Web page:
Thursday, June 30, 2011
When it's cold outside, warm the inside of your home with warm colours. Warm colours actually make you feel as though the temperature is higher than cool colours.
Which are the warm colours? They're the ones on the left side of this colour wheel: reds, oranges, and yellows.
Painting your walls a rich gold or vivid orange can raise the apparent temperature of your room and let you get by with less heating. Murobond's Tender is the Night palette is an example of a warm palette.
Another example is Lost Memoirs from Dulux:
Use colours like these to make your home feel cosy even in winter.
Monday, June 27, 2011
Does your neighbourhood have covenants restricting your options when it comes to exterior painting or decorating?
Are you sure?
More communities are making requirements about the materials, colours, and maintenance required of homeowners. We've seen covenants requiring all of these things:
- Painting must be approved by the council before beginning.
- Any changes to colours must be approved.
- All colours must be pre-approved by the council.
- No more than 70% of the exterior of a home may be of a single material.
- Only earth tones may be used.
- Air-conditioning units must be painted to match the walls.
Friday, June 24, 2011
When you think about decorating your commercial property, be it a hotel, a block of flats, or a suite of offices, you may think first about the lobby. The executive offices or reception area, the meeting rooms or other obviously public spaces come to mind next.
The last thing you think of might be the back stairs. The restrooms. The kitchens. The hallways.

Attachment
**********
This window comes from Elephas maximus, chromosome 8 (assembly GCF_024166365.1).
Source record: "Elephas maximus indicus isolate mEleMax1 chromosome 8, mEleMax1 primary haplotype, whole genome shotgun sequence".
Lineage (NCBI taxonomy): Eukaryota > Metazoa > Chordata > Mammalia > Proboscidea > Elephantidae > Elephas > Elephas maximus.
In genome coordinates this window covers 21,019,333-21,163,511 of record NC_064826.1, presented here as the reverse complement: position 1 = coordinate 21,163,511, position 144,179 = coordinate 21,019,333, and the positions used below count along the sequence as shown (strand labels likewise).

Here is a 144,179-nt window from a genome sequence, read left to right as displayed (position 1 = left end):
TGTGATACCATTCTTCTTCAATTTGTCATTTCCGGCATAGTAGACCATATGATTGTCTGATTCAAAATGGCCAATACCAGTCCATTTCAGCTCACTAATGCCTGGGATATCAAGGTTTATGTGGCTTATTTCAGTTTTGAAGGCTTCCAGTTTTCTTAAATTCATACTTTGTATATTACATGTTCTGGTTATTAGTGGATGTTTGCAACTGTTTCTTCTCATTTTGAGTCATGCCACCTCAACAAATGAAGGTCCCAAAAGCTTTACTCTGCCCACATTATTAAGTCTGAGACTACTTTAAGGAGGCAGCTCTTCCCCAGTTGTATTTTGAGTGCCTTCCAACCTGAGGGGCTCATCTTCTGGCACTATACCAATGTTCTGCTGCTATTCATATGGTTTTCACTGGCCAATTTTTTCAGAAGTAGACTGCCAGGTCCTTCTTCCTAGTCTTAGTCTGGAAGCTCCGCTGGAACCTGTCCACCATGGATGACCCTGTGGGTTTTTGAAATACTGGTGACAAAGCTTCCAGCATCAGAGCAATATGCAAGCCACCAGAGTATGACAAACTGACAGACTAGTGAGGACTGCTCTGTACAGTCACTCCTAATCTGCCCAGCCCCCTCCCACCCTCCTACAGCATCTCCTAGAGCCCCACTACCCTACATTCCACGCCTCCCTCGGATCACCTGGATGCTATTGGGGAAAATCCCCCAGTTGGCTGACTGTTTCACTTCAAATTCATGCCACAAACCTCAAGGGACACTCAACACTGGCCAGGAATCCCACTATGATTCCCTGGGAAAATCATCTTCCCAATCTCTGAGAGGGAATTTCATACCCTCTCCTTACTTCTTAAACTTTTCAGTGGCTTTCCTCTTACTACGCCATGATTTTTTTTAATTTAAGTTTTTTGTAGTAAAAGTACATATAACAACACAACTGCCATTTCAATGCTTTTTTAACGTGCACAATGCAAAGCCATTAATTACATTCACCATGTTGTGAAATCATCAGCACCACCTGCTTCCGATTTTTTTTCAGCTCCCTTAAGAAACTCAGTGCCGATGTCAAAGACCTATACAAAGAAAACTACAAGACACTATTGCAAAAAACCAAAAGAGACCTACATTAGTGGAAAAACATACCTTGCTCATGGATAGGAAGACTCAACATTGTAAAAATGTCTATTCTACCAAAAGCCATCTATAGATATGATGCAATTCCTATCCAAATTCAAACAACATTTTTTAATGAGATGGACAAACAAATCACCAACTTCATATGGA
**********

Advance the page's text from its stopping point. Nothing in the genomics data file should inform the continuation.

And yet these places are on view. Not only are they visible to your clientele, but they also matter. In a recent study, 69% of respondents said they wouldn't return to a restaurant if they felt they restrooms weren't up to par. Another study showed that people who were dissatisfied with the state of a company's building would complain to an average of five other people.
Certainly, cleanliness is a basic issue. However, shabby paint and paper can make even a clean room look dirty. Take a fresh look at your premises. If you were a new visitor, what would you think?
If you can see that it's time for an update, give your local professional painters and decorators a call. If you're in Sydney, call Courtney &Wise. You may be pleasantly surprised by the affordability of redecorating, and by the return on your investment.
Wednesday, June 22, 2011
Some homeowners try to save money on an exterior painting job by choosing a lesser quality of paint. This is a mistake. It just means that the job will need to be done again sooner. Since much of the cost of a painting job is the labour, the cost of painting more frequently ends up being far higher over time than the additional cost of a good quality paint.
Other homeowners try to do the job themselves, thinking they'll save money in that way. Unfortunately, by the time they buy the tools, put in the time, and possibly have to do the job again sooner because they didn't do it well enough (see above), the savings can be negligible.
You can certainly save money, however, by doing the preparation.
- Clear away any debris around the house.
- Move furniture or decorations that might interfere with the painting.
- Check for any boards that need to be replaced.
- Hammer in any protruding nailheads.
- Clean the building exterior.
- Cover and protect anything that can't be moved, such as plants (don't forget your neighbor's trees if they come within reach) and statuary.
- Remove the old paint.
- Remove any crumbling caulking, too.
- Do any patching or caulking that needs doing.
- Sand the surfaces.
- Prime all the surfaces, including the patches.
Saturday, June 18, 2011
Inspiration pieces for a room are usually a work of art, a rug, a vase, or a fabric. There's no rule that says they have to be a piece of the room's furnishings, though, or even something you plan to put into the room.